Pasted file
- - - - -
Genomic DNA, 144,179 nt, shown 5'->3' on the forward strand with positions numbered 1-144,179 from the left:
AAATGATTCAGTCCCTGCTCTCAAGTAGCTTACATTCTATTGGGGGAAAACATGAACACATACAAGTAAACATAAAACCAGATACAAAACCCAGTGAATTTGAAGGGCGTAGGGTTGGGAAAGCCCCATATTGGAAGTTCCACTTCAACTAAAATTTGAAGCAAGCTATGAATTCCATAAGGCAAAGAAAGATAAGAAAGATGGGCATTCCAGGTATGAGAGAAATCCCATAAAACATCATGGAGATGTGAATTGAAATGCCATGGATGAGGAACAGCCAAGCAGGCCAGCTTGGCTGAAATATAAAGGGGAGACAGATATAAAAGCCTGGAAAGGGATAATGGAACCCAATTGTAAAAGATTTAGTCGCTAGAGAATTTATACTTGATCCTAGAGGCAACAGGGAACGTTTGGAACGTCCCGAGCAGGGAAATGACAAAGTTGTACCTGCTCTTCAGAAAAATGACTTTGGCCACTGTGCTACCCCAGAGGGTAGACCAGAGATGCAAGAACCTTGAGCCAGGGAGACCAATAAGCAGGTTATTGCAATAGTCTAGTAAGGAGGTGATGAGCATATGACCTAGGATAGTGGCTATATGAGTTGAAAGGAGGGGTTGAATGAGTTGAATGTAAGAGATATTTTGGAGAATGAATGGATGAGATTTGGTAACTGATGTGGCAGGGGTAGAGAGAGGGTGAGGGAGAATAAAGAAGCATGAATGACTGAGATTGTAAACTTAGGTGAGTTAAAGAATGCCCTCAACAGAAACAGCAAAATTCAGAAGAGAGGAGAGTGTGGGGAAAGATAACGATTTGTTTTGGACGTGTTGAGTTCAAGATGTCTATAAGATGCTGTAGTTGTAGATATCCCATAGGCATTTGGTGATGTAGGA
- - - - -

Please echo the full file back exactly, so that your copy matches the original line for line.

Genomic DNA, 144,179 nt, shown 5'->3' on the forward strand with positions numbered 1-144,179 from the left:
AAATGATTCAGTCCCTGCTCTCAAGTAGCTTACATTCTATTGGGGGAAAACATGAACACATACAAGTAAACATAAAACCAGATACAAAACCCAGTGAATTTGAAGGGCGTAGGGTTGGGAAAGCCCCATATTGGAAGTTCCACTTCAACTAAAATTTGAAGCAAGCTATGAATTCCATAAGGCAAAGAAAGATAAGAAAGATGGGCATTCCAGGTATGAGAGAAATCCCATAAAACATCATGGAGATGTGAATTGAAATGCCATGGATGAGGAACAGCCAAGCAGGCCAGCTTGGCTGAAATATAAAGGGGAGACAGATATAAAAGCCTGGAAAGGGATAATGGAACCCAATTGTAAAAGATTTAGTCGCTAGAGAATTTATACTTGATCCTAGAGGCAACAGGGAACGTTTGGAACGTCCCGAGCAGGGAAATGACAAAGTTGTACCTGCTCTTCAGAAAAATGACTTTGGCCACTGTGCTACCCCAGAGGGTAGACCAGAGATGCAAGAACCTTGAGCCAGGGAGACCAATAAGCAGGTTATTGCAATAGTCTAGTAAGGAGGTGATGAGCATATGACCTAGGATAGTGGCTATATGAGTTGAAAGGAGGGGTTGAATGAGTTGAATGTAAGAGATATTTTGGAGAATGAATGGATGAGATTTGGTAACTGATGTGGCAGGGGTAGAGAGAGGGTGAGGGAGAATAAAGAAGCATGAATGACTGAGATTGTAAACTTAGGTGAGTTAAAGAATGCCCTCAACAGAAACAGCAAAATTCAGAAGAGAGGAGAGTGTGGGGAAAGATAACGATTTGTTTTGGACGTGTTGAGTTCAAGATGTCTATAAGATGCTGTAGTTGTAGATATCCCATAGGCATTTGGTGATGTAGGA